The FS100 has three video recording options. It’s possible to record up to 2½ hrs of MPEG2 video onto a single 4GB SDHC card in LP mode. The higher quality SP mode gives about 1¼ hrs of capacity, and in XP mode it’s about 1 hr. I always used the XP high-quality mode to try to maximise the quality of footage.

There’s three modes of zoom: optical, digital and advanced with 37x, 200x and 45x zoom being available respectively. The 37x optical zoom is generous in comparison to the opposition and the zoom function itself was very speedy and accurate with the control located on the top of the body. The 2000x digital zoom is frankly ridiculous and would destroy image quality totally. I didn’t bother using it. Using the large optical zoom magnified the graininess in images to the point where it became intrusive although, this is not as big a deal as you might imagine because I can’t ever recall using anything like the full 22x optical zoom on my own camcorder.

Image stabilisation is of the inferior digital variety rather than optical that I am used to. For general uses though it is good enough, but it won’t be able to cope with wobble at the long end of the zoom.

As a stills camera don’t expect too much from the FS100 – it has a small CCD sensor with only a limited pixel count of 800k pixels which is nowhere near adequate for anything but modest uses such as web use or display on a monitor. There is no flash and overall it is best reserved for emergency use.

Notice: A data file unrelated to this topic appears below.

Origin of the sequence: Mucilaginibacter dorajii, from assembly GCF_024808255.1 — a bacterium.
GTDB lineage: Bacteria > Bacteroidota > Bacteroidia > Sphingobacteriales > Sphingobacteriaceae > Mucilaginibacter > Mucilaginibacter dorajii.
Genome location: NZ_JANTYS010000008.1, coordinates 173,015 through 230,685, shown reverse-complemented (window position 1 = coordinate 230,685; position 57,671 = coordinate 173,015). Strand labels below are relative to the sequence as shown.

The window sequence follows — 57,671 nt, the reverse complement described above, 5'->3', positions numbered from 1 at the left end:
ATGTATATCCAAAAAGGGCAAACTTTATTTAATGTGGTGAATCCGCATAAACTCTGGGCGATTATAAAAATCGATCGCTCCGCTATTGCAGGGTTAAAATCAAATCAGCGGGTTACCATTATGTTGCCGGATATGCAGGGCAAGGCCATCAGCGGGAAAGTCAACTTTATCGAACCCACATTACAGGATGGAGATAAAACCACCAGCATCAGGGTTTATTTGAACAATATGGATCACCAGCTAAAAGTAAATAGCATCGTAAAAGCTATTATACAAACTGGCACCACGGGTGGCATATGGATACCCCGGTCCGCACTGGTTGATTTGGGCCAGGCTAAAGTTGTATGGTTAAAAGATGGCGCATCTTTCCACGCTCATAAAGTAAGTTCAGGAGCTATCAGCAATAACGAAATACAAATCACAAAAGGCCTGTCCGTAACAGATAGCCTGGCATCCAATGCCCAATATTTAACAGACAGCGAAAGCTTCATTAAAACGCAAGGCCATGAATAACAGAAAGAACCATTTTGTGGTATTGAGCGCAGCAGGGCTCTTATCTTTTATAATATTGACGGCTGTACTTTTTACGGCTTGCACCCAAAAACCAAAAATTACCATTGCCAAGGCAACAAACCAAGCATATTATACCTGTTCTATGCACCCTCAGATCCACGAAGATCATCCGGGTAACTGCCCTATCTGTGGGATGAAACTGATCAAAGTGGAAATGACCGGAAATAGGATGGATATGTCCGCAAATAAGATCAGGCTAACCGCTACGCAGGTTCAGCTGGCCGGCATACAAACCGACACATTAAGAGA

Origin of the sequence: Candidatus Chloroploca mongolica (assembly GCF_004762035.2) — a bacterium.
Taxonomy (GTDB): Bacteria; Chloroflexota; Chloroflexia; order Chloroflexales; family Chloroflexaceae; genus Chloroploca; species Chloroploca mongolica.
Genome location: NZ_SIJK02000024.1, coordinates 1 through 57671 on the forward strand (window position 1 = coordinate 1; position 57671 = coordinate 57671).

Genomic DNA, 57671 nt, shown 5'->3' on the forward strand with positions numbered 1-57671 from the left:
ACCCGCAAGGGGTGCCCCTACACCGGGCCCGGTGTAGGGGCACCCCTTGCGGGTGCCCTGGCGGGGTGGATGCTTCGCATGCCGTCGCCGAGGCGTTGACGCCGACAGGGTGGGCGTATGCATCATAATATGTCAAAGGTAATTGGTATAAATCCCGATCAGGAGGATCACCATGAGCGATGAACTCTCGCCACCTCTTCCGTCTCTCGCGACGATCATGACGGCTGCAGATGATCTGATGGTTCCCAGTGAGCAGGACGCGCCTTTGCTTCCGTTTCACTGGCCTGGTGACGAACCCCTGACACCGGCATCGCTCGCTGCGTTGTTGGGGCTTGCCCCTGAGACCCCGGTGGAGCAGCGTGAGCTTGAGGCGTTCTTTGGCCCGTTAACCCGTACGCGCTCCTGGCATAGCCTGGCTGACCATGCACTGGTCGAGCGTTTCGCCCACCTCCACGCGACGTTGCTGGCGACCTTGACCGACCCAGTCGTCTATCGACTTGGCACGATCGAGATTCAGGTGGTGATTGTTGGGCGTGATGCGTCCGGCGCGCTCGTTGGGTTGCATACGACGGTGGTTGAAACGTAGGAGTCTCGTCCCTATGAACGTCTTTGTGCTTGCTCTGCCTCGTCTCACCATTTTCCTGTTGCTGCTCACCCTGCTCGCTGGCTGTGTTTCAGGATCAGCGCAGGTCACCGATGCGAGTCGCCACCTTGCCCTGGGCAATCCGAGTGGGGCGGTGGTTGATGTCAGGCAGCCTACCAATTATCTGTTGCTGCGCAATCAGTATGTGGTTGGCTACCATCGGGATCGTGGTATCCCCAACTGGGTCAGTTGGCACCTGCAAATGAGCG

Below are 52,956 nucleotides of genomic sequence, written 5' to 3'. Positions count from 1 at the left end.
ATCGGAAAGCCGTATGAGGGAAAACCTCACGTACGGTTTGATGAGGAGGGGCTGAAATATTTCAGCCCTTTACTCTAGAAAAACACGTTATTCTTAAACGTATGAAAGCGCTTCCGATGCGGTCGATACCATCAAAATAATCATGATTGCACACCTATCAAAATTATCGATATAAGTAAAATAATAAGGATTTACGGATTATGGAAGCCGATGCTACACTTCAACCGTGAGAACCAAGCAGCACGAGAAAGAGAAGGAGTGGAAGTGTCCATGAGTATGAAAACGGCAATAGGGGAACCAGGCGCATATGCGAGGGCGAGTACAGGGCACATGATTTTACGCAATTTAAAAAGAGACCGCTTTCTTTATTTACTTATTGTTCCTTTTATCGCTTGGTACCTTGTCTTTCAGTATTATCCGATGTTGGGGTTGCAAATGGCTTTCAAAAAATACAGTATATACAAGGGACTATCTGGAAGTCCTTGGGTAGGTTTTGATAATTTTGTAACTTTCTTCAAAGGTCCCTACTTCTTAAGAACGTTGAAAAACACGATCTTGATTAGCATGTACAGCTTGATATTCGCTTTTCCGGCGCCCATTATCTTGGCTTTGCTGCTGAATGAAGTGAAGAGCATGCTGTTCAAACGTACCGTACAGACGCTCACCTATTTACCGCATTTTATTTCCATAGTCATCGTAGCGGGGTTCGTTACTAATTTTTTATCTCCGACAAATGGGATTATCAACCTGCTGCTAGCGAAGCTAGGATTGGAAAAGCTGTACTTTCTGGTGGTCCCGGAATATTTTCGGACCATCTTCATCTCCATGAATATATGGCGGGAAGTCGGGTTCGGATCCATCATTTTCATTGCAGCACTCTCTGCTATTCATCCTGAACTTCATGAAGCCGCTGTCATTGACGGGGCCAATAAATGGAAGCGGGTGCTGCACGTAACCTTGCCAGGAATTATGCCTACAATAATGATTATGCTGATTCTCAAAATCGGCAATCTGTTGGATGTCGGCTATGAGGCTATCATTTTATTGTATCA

Battery life was excellent and better than all camcorders I have tested so far. I managed about 2¾ hrs in general use which means for a day out it’s not necessary to carry the charger.

You can download a sample video – taken straight from the FS100 memory card with this link.



The FS100 looks good and feels good, but lets the side down a bit and I would expect more from the likes of Canon. The decent quality does not rescue the Canon from lacklustre filming performance and compared against high-def models costing not much more it suffers. The Canon is not a bad camera, it’s just that there’s quite a few better and more flexible offerings around for not much more money.

Although this is the last camera review in the Camcorder Group Test please come back again soon for my summary of the reviewed devices or head over and look at Part 1 to see which cameras were included or have a look at my Panasonic SDR-S7 review or Sanyo Xacti HD700 review.


Review by: Nigel

[ Post Tags: Canon FS100, camcorder, video cameras, ]

Posted in: Reviews

About the Author:

More than 20 years in the IT industry. Blogging with a passion and thirst for new technology since 2005.